Friday, July 3, 2009

A trip across the BIG pond

When you cross the Pacific Ocean at night - as I did from LA to Brisbane recently - a calendar day vanishes from your life. And I don't mean that it was a long flight. Nope... I mean a box was skipped on my calendar. I lost June 27'th. I left LA at 10 pm Friday and arrived in Brisbane at 5am Sunday - just 14 hours later. If my birthday had been Saturday June 27'th I would get to be 29 for another whole year. I lost a Saturday. A Saturday of all days!!

We all know about that line drawn down the middle of the pacific, the crossing of which amounts to time-travel. And if you go the other way - leaving Brisbane at noon and flying east - you arrive in LA the morning before you left :) As simple as that concept might be I think its totally awesome.

I love flying. I like the takeoff, the landing, the airplane food. I even like the awkward chat with a stranger. Some of the people closest to me on the other hand, truly fear the big blue sky. Kate, for example, has been known leave a hand-written (and witnessed) 'will' stuck on the refrigerator. Other relatives simply won't fly. And they know what they're missing but they just can't do it. Anxiety, claustrophobia, a total lack of control over your own safety... I can understand all of those. But I also respect the power of numbers - thousands upon thousands of people land safely each day - the statistical equivalent of 'everybody' - and that's enough for me. I'm safe in the pilot's hands.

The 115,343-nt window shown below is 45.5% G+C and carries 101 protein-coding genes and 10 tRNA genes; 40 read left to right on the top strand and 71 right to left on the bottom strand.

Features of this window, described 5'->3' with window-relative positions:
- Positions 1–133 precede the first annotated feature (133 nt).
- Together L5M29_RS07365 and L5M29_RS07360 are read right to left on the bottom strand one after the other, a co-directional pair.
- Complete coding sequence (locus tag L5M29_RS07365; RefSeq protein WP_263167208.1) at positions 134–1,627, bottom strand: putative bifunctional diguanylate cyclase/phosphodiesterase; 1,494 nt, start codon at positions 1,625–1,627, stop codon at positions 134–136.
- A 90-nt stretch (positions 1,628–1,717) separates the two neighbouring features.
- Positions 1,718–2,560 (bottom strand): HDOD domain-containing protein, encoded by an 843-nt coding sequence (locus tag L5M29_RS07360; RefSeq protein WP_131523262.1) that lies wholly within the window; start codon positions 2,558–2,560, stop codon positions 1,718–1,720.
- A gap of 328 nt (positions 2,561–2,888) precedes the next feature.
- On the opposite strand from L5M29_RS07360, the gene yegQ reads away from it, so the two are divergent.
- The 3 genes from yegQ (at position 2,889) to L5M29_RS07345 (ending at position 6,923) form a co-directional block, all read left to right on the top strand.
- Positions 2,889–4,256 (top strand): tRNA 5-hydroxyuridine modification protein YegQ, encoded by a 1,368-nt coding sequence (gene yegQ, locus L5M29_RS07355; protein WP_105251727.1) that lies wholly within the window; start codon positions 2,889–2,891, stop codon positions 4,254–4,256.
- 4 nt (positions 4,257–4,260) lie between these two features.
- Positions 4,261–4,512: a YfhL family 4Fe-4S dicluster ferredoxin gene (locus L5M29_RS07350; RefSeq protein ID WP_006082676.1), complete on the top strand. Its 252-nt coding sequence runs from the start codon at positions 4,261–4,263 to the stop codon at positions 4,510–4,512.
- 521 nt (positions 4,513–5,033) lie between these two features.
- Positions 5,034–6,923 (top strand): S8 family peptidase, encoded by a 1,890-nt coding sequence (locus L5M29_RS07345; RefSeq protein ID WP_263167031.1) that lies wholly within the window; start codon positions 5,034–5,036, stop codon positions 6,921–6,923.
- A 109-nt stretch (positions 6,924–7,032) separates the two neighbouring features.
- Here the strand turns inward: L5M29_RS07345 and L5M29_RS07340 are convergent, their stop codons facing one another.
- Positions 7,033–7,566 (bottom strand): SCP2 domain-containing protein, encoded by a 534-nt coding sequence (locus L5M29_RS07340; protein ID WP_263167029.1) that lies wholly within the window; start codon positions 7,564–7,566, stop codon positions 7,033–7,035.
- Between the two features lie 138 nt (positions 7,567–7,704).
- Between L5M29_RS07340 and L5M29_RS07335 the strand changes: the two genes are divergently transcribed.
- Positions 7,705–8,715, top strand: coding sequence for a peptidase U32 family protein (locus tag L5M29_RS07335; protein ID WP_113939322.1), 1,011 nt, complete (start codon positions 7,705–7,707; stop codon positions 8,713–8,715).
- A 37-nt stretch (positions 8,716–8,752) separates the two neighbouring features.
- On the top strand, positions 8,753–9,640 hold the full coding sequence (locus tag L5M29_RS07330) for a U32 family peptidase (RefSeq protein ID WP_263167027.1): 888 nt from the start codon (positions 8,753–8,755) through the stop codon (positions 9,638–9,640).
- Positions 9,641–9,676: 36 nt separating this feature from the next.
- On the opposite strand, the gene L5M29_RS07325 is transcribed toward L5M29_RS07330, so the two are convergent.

That being said... I dislike the super friendly pilots who introduce themselves before takeoff and welcome me aboard (as they usually do these days). I'm sure it's done to make the passengers feel at ease but it has the opposite effect on me. I don't want to be reminded that 'a person' is in charge of the plane - especially one who cares about friendly introductions. It's unprofessional. You're not a 'person'. You're a 'pilot'. You were not hired for your charm. Pilots are disciplined. People make mistakes. People are fatigued, emotional, careless. Pilots don't make cute jokes. They fly airplanes. As inappropriate as this will be, a few years ago when I flew from Manchaster to Dublin a young-sounding female Irish pilot with a strong accent and a great sense of humour (obviously) introduced herself over the speaker and told me to sit back and relax and enjoy the flight. Fat chance! I have know some Irish folk in my day and they were - each one of them - great people. Hilarious, wonderful, drunken people. And I would much rather have heard this woman's lovely accent telling stories at a pub then telling me to relax from the cockpit of a jet liner.

But I'm still here :)

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